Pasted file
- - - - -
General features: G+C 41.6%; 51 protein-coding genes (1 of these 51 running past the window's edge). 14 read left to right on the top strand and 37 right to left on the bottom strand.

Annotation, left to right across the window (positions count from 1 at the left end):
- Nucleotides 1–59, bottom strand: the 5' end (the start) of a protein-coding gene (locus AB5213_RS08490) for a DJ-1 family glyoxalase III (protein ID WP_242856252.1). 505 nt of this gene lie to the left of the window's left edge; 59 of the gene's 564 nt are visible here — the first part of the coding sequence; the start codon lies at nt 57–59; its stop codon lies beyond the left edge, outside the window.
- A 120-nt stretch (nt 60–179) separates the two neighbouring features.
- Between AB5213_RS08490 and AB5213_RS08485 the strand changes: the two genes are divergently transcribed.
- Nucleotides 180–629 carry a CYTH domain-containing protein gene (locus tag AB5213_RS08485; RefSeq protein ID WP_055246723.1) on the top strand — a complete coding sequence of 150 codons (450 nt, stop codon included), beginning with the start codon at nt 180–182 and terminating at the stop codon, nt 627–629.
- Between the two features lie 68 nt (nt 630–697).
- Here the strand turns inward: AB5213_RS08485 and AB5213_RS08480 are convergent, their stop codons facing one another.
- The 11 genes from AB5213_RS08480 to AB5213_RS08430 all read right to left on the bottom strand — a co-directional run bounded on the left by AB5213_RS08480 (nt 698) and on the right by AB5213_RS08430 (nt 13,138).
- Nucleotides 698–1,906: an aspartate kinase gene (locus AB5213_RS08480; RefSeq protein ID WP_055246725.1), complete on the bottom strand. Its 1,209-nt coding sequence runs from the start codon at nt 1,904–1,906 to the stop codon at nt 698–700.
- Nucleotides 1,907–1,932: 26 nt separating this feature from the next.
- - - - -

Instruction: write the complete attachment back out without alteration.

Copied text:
General features: G+C 41.6%; 51 protein-coding genes (1 of these 51 running past the window's edge). 14 read left to right on the top strand and 37 right to left on the bottom strand.

Annotation, left to right across the window (positions count from 1 at the left end):
- Nucleotides 1–59, bottom strand: the 5' end (the start) of a protein-coding gene (locus AB5213_RS08490) for a DJ-1 family glyoxalase III (protein ID WP_242856252.1). 505 nt of this gene lie to the left of the window's left edge; 59 of the gene's 564 nt are visible here — the first part of the coding sequence; the start codon lies at nt 57–59; its stop codon lies beyond the left edge, outside the window.
- A 120-nt stretch (nt 60–179) separates the two neighbouring features.
- Between AB5213_RS08490 and AB5213_RS08485 the strand changes: the two genes are divergently transcribed.
- Nucleotides 180–629 carry a CYTH domain-containing protein gene (locus tag AB5213_RS08485; RefSeq protein ID WP_055246723.1) on the top strand — a complete coding sequence of 150 codons (450 nt, stop codon included), beginning with the start codon at nt 180–182 and terminating at the stop codon, nt 627–629.
- Between the two features lie 68 nt (nt 630–697).
- Here the strand turns inward: AB5213_RS08485 and AB5213_RS08480 are convergent, their stop codons facing one another.
- The 11 genes from AB5213_RS08480 to AB5213_RS08430 all read right to left on the bottom strand — a co-directional run bounded on the left by AB5213_RS08480 (nt 698) and on the right by AB5213_RS08430 (nt 13,138).
- Nucleotides 698–1,906: an aspartate kinase gene (locus AB5213_RS08480; RefSeq protein ID WP_055246725.1), complete on the bottom strand. Its 1,209-nt coding sequence runs from the start codon at nt 1,904–1,906 to the stop codon at nt 698–700.
- Nucleotides 1,907–1,932: 26 nt separating this feature from the next.